In order for the Giant to be relaxed in human company he must be handled gently and frequently when young. If this is carried out (most reputable breeders will ensure their kits are used to human company before they leave for their new homes), then you should take delivery of a happy, playful and gentle pet. Because of their large size, they are not often happy being picked up and any reckless or irresponsible handling could result in spinal injury or worse, injury to the handler. Any rabbit that is fearful or in pain may struggle and kick out and this would almost certainly cause injuries to the person holding it.
Because of its size and strength the Giant is not perhaps an ideal pet for inexperienced owners or children. They require lots of food and produce a lot of waste so they care they need is significant. Anybody considering giving a home to a Giant rabbit should think carefully about whether or not they can meet its needs.
It’s vital that any rabbit owner keeps a close eye on their pet’s teeth. Rabbit’s teeth grow continually and if they are not kept worn down by a good diet that contains plenty of roughage, then they may overgrow. Overgrown teeth can cause your pet to experience difficulty eating and may also cause injuries in the mouth that could become infected. Gnaw toys, good quality hay and plenty of fibrous green vegetables will help keep the teeth worn down, and they should also be checked regularly by the owner.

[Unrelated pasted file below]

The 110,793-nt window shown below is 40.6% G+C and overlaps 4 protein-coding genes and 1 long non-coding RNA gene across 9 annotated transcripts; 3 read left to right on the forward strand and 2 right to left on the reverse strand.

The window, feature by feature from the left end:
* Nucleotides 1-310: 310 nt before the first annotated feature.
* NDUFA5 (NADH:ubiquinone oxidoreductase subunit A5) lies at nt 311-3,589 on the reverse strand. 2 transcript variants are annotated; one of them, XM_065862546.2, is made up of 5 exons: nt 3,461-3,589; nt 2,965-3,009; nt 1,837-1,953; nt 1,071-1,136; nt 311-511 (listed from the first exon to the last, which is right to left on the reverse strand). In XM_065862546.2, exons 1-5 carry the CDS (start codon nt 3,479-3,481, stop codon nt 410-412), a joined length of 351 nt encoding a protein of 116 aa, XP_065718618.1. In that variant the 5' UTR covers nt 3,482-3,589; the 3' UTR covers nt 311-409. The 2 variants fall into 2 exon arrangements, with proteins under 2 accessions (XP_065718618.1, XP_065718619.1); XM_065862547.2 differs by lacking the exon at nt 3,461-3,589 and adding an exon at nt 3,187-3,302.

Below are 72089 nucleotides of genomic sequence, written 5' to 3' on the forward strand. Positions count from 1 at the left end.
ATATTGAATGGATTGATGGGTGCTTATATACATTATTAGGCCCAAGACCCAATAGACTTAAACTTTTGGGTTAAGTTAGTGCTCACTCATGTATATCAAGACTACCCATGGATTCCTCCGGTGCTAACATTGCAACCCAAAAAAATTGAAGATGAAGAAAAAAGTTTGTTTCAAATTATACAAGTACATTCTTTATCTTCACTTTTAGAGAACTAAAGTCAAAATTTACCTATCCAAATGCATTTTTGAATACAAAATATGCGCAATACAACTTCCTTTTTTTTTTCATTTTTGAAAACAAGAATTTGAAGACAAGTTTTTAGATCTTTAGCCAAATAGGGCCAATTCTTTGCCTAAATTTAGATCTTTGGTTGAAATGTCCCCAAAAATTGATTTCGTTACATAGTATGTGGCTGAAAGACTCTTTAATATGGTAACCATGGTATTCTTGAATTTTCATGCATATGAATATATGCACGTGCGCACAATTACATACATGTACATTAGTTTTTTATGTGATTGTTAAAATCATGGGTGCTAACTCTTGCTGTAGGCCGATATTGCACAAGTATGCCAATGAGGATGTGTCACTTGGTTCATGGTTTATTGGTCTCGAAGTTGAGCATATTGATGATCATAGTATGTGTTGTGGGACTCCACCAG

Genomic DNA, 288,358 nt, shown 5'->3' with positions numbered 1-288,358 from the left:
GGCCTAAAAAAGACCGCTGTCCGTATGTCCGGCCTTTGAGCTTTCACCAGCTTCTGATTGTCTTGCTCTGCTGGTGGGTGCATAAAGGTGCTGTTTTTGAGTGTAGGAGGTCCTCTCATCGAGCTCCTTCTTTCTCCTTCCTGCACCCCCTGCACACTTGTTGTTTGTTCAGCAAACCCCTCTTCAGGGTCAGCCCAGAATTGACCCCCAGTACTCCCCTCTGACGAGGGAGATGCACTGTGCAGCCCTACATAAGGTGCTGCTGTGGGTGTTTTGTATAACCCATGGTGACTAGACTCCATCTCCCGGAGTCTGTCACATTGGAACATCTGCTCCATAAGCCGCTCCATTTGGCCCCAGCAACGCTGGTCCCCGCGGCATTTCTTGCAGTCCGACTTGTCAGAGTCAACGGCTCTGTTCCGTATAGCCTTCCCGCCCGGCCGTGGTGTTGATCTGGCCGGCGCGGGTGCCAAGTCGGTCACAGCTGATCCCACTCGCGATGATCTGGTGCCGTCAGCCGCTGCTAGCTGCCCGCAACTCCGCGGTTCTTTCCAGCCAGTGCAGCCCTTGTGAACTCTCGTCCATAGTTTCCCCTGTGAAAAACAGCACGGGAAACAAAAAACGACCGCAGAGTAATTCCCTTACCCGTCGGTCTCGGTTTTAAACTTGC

All rabbits should be vaccinated against myxomatosis and Viral Haemorrhagic Disease – both conditions which can be passed on by infected animals or bedding and utensils and both of which can prove fatal to unprotected pets.
Your rabbit should not be allowed to become overweight. Obese animals cannot groom themselves properly and may become susceptible to flystrike, where flies lay eggs in soiled areas of fur – usually around the rear end – and the emerging maggots cause injuries to the skin.
All rabbits should be wormed and treated for fleas and ticks on a regular basis.
The Giant makes a fantastic house rabbit and a large dog crate will provide the perfect hideaway if he needs some peace and quiet. Cables, wires, shoes, papers and anything important should be kept out of his way or he’ll chew them with abandon. He should also be taught how to use a litter tray.
If you’re going to keep your Giant in a hutch it should be no smaller than 6’ x 2’ and preferably larger. A dedicated garden shed would be ideal providing it’s secure, well ventilated and has plenty of natural light. It should be cleaned out weekly and droppings should be removed daily. Whether he’s a house rabbit or a hutch rabbit he should also have access to the outdoors – either in a large run or in a secure area of garden.
He should be fed a diet of high-quality hay and good pellets, as well as fibrous vegetables and he must be groomed regularly to keep his coat in good condition and so you can check for illness or injury.